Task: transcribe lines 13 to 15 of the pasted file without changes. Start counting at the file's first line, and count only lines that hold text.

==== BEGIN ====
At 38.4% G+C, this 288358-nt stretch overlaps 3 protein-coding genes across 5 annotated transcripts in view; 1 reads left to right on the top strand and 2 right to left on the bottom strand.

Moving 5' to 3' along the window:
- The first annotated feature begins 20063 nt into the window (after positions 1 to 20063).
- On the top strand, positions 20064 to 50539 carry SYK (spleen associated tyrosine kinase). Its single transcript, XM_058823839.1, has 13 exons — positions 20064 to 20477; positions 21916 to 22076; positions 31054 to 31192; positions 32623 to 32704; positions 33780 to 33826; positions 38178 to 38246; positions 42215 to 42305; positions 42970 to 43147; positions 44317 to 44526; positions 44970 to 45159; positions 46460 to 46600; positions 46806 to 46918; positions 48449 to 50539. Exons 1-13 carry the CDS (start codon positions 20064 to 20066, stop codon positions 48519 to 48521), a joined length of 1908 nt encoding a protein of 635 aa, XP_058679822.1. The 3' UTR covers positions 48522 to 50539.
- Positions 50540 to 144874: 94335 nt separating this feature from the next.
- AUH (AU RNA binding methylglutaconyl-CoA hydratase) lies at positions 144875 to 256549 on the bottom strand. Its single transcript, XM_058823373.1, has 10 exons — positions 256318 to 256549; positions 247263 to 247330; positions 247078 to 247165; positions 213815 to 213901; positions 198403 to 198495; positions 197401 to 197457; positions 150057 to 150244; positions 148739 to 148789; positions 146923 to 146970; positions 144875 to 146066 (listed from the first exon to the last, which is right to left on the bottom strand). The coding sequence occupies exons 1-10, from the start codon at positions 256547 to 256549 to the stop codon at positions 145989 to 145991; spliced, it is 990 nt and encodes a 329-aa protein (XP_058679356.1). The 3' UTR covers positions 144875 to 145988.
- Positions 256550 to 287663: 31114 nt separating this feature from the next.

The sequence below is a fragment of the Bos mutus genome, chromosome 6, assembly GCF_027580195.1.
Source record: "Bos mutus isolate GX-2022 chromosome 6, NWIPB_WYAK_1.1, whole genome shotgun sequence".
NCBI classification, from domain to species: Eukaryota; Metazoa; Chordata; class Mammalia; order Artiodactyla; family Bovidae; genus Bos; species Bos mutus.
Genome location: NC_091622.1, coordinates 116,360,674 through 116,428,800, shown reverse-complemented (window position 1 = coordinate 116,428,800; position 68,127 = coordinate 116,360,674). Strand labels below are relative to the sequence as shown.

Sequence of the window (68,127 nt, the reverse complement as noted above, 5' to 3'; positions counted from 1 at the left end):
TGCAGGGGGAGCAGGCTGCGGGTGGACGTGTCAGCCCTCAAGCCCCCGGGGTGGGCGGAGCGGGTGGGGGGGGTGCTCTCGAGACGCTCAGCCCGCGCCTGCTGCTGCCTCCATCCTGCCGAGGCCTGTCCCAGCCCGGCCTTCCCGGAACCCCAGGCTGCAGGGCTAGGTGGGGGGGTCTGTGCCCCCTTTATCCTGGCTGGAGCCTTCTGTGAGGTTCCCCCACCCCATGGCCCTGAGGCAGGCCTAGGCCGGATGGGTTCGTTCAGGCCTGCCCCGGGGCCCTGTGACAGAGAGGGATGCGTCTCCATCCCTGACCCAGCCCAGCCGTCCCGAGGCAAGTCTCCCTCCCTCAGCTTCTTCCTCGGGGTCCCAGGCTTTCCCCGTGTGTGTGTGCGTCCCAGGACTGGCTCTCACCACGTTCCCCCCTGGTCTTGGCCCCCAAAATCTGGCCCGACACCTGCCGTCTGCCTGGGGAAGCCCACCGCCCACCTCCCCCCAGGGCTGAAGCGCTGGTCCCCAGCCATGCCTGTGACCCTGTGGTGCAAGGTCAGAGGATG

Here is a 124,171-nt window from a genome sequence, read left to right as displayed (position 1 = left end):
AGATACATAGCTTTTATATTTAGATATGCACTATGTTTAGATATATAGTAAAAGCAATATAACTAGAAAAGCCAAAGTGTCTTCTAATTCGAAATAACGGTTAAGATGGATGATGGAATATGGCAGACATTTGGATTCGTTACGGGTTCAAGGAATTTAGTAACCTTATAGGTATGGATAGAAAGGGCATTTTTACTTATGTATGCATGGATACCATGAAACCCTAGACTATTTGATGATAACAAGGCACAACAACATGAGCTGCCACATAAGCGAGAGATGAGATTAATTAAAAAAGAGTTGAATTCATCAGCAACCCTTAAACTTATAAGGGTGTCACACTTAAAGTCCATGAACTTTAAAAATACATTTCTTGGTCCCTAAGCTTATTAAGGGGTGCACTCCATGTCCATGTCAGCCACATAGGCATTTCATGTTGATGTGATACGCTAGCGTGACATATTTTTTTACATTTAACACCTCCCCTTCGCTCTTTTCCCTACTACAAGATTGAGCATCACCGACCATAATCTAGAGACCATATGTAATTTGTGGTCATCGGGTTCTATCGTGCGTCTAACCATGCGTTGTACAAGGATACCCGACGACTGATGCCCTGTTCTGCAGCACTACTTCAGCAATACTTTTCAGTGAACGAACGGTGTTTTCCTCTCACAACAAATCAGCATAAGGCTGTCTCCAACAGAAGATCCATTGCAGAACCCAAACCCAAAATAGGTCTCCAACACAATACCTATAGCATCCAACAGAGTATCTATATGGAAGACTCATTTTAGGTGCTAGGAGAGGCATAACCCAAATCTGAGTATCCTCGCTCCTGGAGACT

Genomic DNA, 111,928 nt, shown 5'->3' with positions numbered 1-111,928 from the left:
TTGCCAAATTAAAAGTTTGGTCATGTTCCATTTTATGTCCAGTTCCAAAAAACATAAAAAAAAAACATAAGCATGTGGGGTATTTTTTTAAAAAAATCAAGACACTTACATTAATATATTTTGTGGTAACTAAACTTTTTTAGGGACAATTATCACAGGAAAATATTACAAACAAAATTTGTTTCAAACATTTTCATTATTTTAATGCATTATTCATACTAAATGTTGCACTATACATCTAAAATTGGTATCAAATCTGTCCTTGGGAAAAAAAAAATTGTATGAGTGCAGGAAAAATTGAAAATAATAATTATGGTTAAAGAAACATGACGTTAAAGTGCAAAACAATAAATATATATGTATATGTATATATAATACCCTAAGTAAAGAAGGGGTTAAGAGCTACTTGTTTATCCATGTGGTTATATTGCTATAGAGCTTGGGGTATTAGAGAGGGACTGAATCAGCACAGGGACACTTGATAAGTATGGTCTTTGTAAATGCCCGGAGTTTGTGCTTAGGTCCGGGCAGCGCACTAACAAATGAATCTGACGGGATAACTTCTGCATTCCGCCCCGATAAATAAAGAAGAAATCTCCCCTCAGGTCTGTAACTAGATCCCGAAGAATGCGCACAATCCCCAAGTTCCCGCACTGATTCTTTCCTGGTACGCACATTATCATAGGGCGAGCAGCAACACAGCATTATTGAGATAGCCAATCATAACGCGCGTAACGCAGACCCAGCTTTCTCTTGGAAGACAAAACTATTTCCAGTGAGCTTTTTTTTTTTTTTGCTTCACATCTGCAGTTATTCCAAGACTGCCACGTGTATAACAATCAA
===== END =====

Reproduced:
TGCAGGGGGAGCAGGCTGCGGGTGGACGTGTCAGCCCTCAAGCCCCCGGGGTGGGCGGAGCGGGTGGGGGGGGTGCTCTCGAGACGCTCAGCCCGCGCCTGCTGCTGCCTCCATCCTGCCGAGGCCTGTCCCAGCCCGGCCTTCCCGGAACCCCAGGCTGCAGGGCTAGGTGGGGGGGTCTGTGCCCCCTTTATCCTGGCTGGAGCCTTCTGTGAGGTTCCCCCACCCCATGGCCCTGAGGCAGGCCTAGGCCGGATGGGTTCGTTCAGGCCTGCCCCGGGGCCCTGTGACAGAGAGGGATGCGTCTCCATCCCTGACCCAGCCCAGCCGTCCCGAGGCAAGTCTCCCTCCCTCAGCTTCTTCCTCGGGGTCCCAGGCTTTCCCCGTGTGTGTGTGCGTCCCAGGACTGGCTCTCACCACGTTCCCCCCTGGTCTTGGCCCCCAAAATCTGGCCCGACACCTGCCGTCTGCCTGGGGAAGCCCACCGCCCACCTCCCCCCAGGGCTGAAGCGCTGGTCCCCAGCCATGCCTGTGACCCTGTGGTGCAAGGTCAGAGGATG

Here is a 124,171-nt window from a genome sequence, read left to right as displayed (position 1 = left end):
AGATACATAGCTTTTATATTTAGATATGCACTATGTTTAGATATATAGTAAAAGCAATATAACTAGAAAAGCCAAAGTGTCTTCTAATTCGAAATAACGGTTAAGATGGATGATGGAATATGGCAGACATTTGGATTCGTTACGGGTTCAAGGAATTTAGTAACCTTATAGGTATGGATAGAAAGGGCATTTTTACTTATGTATGCATGGATACCATGAAACCCTAGACTATTTGATGATAACAAGGCACAACAACATGAGCTGCCACATAAGCGAGAGATGAGATTAATTAAAAAAGAGTTGAATTCATCAGCAACCCTTAAACTTATAAGGGTGTCACACTTAAAGTCCATGAACTTTAAAAATACATTTCTTGGTCCCTAAGCTTATTAAGGGGTGCACTCCATGTCCATGTCAGCCACATAGGCATTTCATGTTGATGTGATACGCTAGCGTGACATATTTTTTTACATTTAACACCTCCCCTTCGCTCTTTTCCCTACTACAAGATTGAGCATCACCGACCATAATCTAGAGACCATATGTAATTTGTGGTCATCGGGTTCTATCGTGCGTCTAACCATGCGTTGTACAAGGATACCCGACGACTGATGCCCTGTTCTGCAGCACTACTTCAGCAATACTTTTCAGTGAACGAACGGTGTTTTCCTCTCACAACAAATCAGCATAAGGCTGTCTCCAACAGAAGATCCATTGCAGAACCCAAACCCAAAATAGGTCTCCAACACAATACCTATAGCATCCAACAGAGTATCTATATGGAAGACTCATTTTAGGTGCTAGGAGAGGCATAACCCAAATCTGAGTATCCTCGCTCCTGGAGACT